Mayor Smith is a strong advocate of securing a fire engine and it seems to be the general opinion that one should be bought at once. It has also been suggested that there should be more intersecting mains running to the north from the supply pipe.

Furthermore, if the intake at the lake is inadequate to supply the two pumps at the same time, it ought to be enlarged. The two pumps are not supposed to ordinarily be running at the same time but the expectation was that they could be so used in case of emergency.

The school destroyed was built in 1904- 05 at an expense of $50,000 in round figures and with equipment of all kinds represents a loss of $90,000, partially covered by insurance. While the fire was still raging it was determined to rebuild at once. As Treasurer Dormer stated this morning there is no option in the matter. Whether it shall be exactly duplicated is a question that has been under consideration by the school board today. Architect [William T.] Bray has been here and visited the ruins.

The school was the pride of the city and the center of all educational affairs. An incredible amount of work had been lavished on the various rooms during the past four years by teachers and pupils. The rooms had been decorated with works of art and furnished with all modern facilities.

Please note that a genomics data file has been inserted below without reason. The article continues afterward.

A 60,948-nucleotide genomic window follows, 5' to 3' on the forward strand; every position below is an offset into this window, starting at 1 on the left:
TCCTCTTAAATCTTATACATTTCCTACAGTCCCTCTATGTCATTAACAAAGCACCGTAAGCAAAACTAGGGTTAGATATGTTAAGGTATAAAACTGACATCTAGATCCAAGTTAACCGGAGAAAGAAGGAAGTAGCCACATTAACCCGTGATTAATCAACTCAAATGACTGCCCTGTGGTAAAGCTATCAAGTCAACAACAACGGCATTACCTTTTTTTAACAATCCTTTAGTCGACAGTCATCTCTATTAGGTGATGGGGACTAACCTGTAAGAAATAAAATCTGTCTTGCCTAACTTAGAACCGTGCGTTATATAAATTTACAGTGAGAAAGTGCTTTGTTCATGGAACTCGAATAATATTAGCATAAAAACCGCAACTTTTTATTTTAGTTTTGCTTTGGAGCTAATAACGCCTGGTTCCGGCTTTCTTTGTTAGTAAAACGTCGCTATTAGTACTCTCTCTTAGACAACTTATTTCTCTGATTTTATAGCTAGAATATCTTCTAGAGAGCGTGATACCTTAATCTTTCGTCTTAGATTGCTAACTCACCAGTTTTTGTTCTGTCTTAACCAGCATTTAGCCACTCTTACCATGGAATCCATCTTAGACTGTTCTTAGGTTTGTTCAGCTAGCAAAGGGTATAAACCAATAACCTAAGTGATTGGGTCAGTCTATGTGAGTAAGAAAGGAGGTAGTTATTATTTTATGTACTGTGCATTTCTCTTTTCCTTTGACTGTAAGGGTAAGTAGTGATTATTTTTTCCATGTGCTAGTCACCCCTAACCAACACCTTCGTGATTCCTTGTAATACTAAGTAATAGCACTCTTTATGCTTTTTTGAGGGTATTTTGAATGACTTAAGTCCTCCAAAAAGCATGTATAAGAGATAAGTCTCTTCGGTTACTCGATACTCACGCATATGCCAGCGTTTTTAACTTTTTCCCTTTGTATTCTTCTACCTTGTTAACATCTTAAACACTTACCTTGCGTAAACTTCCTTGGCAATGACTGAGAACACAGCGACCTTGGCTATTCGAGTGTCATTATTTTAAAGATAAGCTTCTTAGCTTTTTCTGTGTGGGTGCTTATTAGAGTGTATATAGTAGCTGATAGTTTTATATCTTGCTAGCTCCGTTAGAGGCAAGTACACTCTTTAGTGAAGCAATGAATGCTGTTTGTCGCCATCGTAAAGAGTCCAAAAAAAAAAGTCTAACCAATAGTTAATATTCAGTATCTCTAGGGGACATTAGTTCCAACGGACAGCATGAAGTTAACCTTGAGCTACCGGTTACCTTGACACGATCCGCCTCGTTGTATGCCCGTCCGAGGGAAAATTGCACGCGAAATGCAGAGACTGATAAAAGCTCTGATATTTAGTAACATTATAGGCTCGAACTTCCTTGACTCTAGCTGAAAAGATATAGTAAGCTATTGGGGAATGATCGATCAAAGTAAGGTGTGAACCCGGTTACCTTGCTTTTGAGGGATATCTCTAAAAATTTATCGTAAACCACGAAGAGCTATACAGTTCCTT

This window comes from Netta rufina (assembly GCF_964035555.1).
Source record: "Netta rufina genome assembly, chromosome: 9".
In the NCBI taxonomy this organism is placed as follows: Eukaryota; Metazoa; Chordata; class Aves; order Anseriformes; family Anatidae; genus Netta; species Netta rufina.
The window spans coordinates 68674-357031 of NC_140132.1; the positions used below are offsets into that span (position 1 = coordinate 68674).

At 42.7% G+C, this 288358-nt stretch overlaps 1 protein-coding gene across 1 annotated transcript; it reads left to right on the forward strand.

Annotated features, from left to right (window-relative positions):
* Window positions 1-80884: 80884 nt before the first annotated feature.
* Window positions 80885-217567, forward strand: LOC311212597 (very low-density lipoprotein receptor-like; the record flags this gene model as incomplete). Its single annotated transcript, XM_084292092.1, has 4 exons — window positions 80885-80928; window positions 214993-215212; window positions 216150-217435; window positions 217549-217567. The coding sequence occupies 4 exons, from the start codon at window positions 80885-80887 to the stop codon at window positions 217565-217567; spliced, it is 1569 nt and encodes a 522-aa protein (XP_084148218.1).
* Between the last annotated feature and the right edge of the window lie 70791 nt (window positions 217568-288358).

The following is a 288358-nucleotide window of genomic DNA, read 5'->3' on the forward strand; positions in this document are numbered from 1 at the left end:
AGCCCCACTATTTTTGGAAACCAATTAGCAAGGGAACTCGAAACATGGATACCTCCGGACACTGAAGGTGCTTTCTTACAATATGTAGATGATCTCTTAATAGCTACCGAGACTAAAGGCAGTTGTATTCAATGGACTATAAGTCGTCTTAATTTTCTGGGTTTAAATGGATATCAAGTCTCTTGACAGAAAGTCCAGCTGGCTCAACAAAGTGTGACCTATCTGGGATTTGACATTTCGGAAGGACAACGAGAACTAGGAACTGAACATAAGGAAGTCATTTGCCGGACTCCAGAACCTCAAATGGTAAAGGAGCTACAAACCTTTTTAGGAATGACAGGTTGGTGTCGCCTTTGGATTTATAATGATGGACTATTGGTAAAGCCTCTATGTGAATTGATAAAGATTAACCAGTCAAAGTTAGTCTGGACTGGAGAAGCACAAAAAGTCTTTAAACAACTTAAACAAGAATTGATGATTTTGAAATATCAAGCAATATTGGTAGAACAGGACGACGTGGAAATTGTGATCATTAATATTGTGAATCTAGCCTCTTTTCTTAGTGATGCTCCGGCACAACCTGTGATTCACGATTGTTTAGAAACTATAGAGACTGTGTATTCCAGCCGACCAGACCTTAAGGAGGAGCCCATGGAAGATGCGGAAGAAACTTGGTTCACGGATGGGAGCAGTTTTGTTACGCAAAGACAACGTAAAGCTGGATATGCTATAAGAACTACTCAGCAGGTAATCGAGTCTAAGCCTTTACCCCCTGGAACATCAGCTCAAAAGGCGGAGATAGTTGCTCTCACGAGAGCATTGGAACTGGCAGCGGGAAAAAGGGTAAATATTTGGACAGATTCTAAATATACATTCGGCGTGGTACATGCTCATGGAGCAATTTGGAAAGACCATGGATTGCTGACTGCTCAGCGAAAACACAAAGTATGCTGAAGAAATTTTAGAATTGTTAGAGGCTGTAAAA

The board and Supt. Greening will find it difficult to provide place for the pupils while rebuilding is in progress.

The insurance was of the blanket kind and was carried in 17 different companies. A total of $70,000 was carried on all the schools of the city, exclusive of the new grade school [the Adams, later called the Lincoln Annex] now building, and of this amount $40,000 applies on the high school.

The office of the superintendent has been transferred to the Fayal building, also that of the librarian and books may be returned there. Those who are to receive instruction during the summer term should report at the Fayal building at nine o’clock Monday morning. —Eveleth News, June 27, 1908

HIGH SCHOOL AT EVELETH BURNS

Beautiful new $90,000 building is completely destroyed

Eveleth, June 26—The high school building was discovered to be on fire at the northwest corner of the roof this afternoon at one o’clock and in spite of the heroic efforts of the Eveleth, Adams and Fayal fire departments, in less than two hours it was a mass of smouldering [sic.] ruins. The total loss is estimated to be about $90,000, the loss on the building being $75,000 and the contents, including two pianos, the school library, high school textbooks, manual training material, laboratory apparatus, etc., being valued at $15,000 is a total loss. The building and contents were fully insured.